Turns out that others had found it challenging too. Phil Cuming in 971 landed out at Draycott Farm after turning Marlborough. Steve Williams dropped into Thame shortly after I was towed out. Not sure how everybody else did but there's flights now appearing on the BGA Ladder (http://www.bgaladder.co.uk/Enquiry.asp). Spoke to a couple of p[ower pilots once back at Booker. They were helping with the BAFC Navex and spot landing competition. Turns out that we were doing a bigger task in gliders than they were in their Pipers! Still, each to their own.

Overall, nice day out but far too much like hard work but it was a very good landout field!

Atomic in places

Another busy day at Booker with twenty plus gliders flying in the task week day 6. Hopefully Dave or Gary will post something on what they did whilst the rest of us kept the visitors and club members happy local soaring.

Quite a mixture of skies, some which appeared classic but failed to live up to their promise, others which allowed 949 to cruise home at 120kts struggling to lose height. Early afternoon the sky darkened and the radio crackled to suggest a heavy shower was imminent, but nothing materialised, allowing Graham to continue to fly his aerobatic lessons - amazing just how quickly you can climb to 4k under a decent street!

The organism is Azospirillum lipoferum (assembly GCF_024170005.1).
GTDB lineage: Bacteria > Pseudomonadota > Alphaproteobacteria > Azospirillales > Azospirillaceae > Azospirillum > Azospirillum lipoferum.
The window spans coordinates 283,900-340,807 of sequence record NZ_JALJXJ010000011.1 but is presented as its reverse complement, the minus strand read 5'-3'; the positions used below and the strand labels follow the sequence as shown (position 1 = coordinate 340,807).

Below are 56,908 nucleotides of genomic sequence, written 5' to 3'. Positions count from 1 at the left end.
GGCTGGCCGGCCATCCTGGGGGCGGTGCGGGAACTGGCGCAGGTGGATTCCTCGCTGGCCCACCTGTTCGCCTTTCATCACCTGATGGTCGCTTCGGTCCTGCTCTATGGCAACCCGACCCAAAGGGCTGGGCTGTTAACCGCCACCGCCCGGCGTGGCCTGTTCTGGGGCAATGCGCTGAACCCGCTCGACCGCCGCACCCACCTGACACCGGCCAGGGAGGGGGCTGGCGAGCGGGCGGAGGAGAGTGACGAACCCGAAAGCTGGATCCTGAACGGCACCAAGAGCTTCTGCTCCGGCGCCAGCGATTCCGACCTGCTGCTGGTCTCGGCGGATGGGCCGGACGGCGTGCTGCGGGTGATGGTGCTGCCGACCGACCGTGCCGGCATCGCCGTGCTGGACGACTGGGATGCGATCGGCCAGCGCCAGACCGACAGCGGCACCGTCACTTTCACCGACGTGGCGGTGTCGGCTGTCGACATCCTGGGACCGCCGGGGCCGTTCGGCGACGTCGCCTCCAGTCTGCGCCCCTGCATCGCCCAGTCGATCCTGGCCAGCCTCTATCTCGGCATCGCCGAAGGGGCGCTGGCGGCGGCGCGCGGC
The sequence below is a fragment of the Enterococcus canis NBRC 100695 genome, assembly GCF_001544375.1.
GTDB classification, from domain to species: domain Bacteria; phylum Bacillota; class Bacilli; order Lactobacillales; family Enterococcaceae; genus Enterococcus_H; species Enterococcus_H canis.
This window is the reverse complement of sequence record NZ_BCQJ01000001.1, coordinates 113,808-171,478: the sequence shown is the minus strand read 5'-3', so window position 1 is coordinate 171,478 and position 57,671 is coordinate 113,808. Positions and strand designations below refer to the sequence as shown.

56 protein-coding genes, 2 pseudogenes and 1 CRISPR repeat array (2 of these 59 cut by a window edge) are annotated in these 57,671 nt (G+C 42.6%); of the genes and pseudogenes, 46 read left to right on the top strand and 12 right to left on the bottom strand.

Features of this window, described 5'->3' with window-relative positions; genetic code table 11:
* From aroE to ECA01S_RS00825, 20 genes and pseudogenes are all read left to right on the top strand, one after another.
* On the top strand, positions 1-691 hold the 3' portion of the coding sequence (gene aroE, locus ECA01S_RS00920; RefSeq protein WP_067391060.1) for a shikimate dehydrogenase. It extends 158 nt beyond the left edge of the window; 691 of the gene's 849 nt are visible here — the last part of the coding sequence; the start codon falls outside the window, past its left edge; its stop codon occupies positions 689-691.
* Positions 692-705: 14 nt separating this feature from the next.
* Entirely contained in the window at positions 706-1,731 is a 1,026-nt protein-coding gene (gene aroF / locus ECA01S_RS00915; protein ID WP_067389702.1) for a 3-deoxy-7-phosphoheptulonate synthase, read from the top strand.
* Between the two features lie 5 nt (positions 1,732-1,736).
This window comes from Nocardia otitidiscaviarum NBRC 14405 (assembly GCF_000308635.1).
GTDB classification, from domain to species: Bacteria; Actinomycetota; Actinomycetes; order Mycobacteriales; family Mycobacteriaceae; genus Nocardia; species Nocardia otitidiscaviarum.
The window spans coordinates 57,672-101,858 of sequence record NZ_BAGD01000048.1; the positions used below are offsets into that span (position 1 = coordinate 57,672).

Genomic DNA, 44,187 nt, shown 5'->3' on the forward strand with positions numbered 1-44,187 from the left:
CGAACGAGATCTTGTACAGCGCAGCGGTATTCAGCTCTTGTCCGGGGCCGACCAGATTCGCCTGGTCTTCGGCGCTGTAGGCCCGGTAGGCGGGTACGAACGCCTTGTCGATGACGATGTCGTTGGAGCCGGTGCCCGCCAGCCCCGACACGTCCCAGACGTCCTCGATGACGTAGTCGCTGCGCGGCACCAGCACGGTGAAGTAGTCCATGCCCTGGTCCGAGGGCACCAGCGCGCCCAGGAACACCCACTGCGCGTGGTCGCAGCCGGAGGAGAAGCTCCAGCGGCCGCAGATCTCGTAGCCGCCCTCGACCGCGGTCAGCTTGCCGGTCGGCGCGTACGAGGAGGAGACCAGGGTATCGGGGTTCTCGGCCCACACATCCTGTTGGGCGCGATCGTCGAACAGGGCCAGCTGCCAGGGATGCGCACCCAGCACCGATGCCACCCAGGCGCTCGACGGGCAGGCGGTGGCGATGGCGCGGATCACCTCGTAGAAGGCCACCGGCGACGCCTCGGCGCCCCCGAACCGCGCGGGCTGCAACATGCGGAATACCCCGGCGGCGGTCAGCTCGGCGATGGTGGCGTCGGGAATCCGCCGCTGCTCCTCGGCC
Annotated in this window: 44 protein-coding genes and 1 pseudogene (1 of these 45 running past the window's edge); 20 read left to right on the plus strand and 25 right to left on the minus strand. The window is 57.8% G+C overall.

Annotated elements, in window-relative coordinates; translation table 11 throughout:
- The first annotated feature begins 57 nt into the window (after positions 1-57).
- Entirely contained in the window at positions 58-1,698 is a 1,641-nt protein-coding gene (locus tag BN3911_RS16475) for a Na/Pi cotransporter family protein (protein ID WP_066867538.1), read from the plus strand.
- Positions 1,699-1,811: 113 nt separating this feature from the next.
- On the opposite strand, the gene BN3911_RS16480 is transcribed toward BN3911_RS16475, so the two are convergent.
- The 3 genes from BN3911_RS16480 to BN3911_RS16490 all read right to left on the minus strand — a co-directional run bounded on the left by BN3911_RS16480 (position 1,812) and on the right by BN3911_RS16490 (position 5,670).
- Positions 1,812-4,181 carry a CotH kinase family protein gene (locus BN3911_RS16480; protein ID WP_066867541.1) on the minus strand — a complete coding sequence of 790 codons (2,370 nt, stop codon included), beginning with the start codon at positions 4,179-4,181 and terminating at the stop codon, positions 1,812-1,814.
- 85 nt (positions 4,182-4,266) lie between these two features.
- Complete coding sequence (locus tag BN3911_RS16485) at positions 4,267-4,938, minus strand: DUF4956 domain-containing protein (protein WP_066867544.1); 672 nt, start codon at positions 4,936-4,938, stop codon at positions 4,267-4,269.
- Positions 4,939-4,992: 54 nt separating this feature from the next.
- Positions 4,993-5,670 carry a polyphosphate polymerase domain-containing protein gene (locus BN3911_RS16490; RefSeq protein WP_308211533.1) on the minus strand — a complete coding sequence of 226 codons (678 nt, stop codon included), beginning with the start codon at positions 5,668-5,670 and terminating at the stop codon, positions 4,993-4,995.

Monday, 2 June 2008

Rain stops play

I stopped work on the ark at the weekend, probably too soon looking at tonight's merry forecast from the met office. Low viz with a cloudbase to match marred the morning's play and pavillion fever was beginning to get a grip again. However we did manage a few overs this afternoon with Kevin L converting onto the K21 before rain finally stopped play and we decamped to the Live and Let Die. Wednesday looks good. And the grass will be nice and green after tomorrow's deluge.

Sunday, 1 June 2008

Task Week Day 1

It's that time again. Summer has finally arrived, well almost. The grid formed, coffee'd, exchanged war stories, launched, landed and de-rig'd. Never mind it will be better tomorrow, hopefully.
For the rest of us the day proved a busy mix of trial lessons, courses, training and member flying. Cloudbase started at 2200 lifted to 2900 throughout the morning and finally ended the day high enough for some aerobatic competition between Alun and Gary (all figures optimistically stated as QNH). Visibility was the real problem early on particularly around cloudbase in our crowded airspace. Not much Mode S would do about that methinks. Stick to the Mark 1 Eyeball.